You are the owner of this article.

GUEST COLUMN: Suggestions for your Christmas list

Stanley Tate

Rome native Stanley Tate sits on the Berry College Board of Visitors and is a former Chieftains Museum board member. He retired as executive vice president and chief environmental officer of Southwire and now writes a nature column that appears in several Georgia newspapers.

Are you having trouble filling your Christmas list? I am. It was easier and more fun when I could just write a letter to Santa. Santa never made mistakes. Well, except for that time he brought me Elmo underwear. I don’t know what went wrong that year.

Have you considered a bird feeder? A bird feeder for the backyard is a gift that shortens the distance between wild birds and people. A tube feeder filled with sunflower seeds attracts chickadees, titmice and finches. A platform feeder covered with millet brings in sparrows. A thistle tube will keep goldfinches fat and sassy.

There are a lot of really good feeders out there and a lot of bad ones, too. It’s easy to be drawn to the ones with all the artsy stuff on them. But a good rule of thumb when it comes to bird feeders is: the uglier the better. Bird feeders and guard dogs need to look downright ugly to get the job done. A bird feeder in the shape of a church, a castle, or Graceland isn’t going to make it through many winters — just like a Schnoodle, even if you take the bow out of its hair, isn’t going to keep many bad guys from stealing the gold you have hidden under your bed.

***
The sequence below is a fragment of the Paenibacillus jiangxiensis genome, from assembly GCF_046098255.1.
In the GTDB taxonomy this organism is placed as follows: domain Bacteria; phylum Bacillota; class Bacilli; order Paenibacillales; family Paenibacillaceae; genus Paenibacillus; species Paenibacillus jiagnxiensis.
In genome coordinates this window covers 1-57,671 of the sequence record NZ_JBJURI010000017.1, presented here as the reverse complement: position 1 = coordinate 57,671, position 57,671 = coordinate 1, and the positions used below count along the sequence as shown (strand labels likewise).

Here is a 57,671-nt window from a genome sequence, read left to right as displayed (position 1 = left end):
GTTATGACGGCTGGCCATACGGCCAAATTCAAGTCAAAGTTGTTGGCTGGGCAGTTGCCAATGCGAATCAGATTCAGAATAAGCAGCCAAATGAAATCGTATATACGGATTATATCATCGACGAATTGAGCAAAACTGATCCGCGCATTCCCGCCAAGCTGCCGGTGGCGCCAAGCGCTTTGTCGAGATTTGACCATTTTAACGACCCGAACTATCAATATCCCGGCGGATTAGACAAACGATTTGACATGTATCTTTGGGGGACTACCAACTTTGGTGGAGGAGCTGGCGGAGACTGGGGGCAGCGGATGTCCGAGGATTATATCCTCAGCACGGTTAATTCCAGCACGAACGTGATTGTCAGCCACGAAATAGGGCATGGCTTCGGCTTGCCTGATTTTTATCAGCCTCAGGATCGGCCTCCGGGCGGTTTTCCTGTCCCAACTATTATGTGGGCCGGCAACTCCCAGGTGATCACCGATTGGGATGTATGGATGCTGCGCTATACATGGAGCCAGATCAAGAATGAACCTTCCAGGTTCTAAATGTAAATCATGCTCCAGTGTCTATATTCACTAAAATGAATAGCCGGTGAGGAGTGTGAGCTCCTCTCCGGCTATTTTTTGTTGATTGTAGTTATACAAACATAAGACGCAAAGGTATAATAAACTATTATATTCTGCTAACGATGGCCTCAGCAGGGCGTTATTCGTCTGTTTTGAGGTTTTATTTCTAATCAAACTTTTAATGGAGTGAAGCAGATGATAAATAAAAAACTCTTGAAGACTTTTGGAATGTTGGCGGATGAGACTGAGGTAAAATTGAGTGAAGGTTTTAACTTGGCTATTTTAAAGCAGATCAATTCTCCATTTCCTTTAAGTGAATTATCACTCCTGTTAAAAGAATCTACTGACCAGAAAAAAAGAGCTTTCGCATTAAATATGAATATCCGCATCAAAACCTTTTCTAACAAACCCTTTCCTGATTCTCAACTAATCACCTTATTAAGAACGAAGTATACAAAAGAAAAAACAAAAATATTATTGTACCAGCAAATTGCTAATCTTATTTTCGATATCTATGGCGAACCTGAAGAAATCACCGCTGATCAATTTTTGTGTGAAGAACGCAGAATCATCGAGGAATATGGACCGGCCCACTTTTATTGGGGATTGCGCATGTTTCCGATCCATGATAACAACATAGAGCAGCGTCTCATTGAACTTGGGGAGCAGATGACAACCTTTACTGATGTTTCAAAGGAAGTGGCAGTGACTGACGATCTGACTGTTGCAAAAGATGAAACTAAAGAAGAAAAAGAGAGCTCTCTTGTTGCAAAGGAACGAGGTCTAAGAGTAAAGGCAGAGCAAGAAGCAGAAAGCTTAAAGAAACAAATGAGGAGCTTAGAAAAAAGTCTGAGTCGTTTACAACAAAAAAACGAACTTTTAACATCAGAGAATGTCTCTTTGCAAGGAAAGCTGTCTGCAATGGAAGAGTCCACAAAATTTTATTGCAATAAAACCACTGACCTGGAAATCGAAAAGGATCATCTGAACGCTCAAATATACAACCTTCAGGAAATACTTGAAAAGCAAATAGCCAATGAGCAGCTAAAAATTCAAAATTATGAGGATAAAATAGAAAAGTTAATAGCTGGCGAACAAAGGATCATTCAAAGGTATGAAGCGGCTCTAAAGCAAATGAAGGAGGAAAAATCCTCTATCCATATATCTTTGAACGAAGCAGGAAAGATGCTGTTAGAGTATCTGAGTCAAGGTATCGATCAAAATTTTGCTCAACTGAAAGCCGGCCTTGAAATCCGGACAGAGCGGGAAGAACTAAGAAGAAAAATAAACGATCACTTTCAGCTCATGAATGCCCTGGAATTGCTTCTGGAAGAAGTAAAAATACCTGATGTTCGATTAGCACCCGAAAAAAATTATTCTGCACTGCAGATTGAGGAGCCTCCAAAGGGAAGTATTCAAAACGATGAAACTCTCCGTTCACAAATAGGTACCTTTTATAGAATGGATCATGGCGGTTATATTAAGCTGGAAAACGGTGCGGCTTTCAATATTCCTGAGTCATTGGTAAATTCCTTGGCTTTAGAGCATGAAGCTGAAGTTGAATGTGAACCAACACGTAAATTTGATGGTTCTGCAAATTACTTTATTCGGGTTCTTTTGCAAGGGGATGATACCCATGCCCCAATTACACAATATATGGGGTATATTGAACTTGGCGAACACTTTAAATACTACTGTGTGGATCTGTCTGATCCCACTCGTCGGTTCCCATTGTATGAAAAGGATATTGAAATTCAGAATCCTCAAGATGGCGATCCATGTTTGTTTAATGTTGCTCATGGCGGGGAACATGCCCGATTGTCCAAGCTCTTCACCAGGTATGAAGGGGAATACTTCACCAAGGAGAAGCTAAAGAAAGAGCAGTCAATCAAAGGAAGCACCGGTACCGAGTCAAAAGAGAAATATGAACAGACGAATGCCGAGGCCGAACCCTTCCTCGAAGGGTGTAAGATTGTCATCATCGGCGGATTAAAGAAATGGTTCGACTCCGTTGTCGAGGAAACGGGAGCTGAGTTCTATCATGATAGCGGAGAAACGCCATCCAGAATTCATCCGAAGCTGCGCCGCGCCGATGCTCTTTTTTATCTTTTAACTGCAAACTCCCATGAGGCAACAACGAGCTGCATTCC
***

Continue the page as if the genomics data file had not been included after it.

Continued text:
When I say ugly, I don’t mean it has to look like a gargoyle or the face of an Ultimate Fighting champion, but it can’t have cutesy flowers on it either. A good feeder should be all about lasting for years. And my experience is that the best feeders are made in this country. I have no problem with imported products but, unlike cameras and TV’s, the best bird feeders are made here.

A good feeder must be easy to fill, but it is more important that it be easy to clean. A good feeder is made to come apart easily so you can remove old or wet seeds. If you can’t figure out how to take a feeder apart and clean it, don’t buy it.

Many people buy large capacity feeders so they don’t have to fill them as often. That can be a mistake. In rainy weather seed will get wet and spoil before it can be eaten. Several small feeders may be a better choice than one that is extra-large. Also, birds are only protected by a thin layer of feathers, so avoid feeders with sharp metal or glass edges.

Wooden feeders appeal to many people and, if cared for, they will last. But often wooden feeders will be chewed up by squirrels. If you buy a wooden feeder you will need to protect it.

If you are going to buy the people on your Christmas list only one feeder, I suggest a tube feeder. Tube feeders are usually made of clear plastic three or four inches around and eighteen inches tall with metal perches — no, the birds’ feet won’t sick to metal in winter — and metal on other key points to protect against squirrels. Good tube feeders keep the seed reasonably dry, are easy to fill, easy to clean, and with baffles, easy to squirrel proof. They cost between 20 and 40 bucks and most come with a lifetime warranty.

I know what you are thinking. This all sounds good, but 20 to 40 bucks is a lot to spend on a Christmas present for all my relatives. If that’s how you feel, forget everything I’ve said and buy them all a set of Elmo underwear.

Merry Christmas and as Tiny Tim observed, “God bless us, every one!”

Rome native Stanley Tate sits on the Berry College Board of Visitors. He retired as executive vice president and chief environmental officer of Southwire and now writes a nature column that appears in several Georgia newspapers. Readers may write him athenryt@bellsouth.net.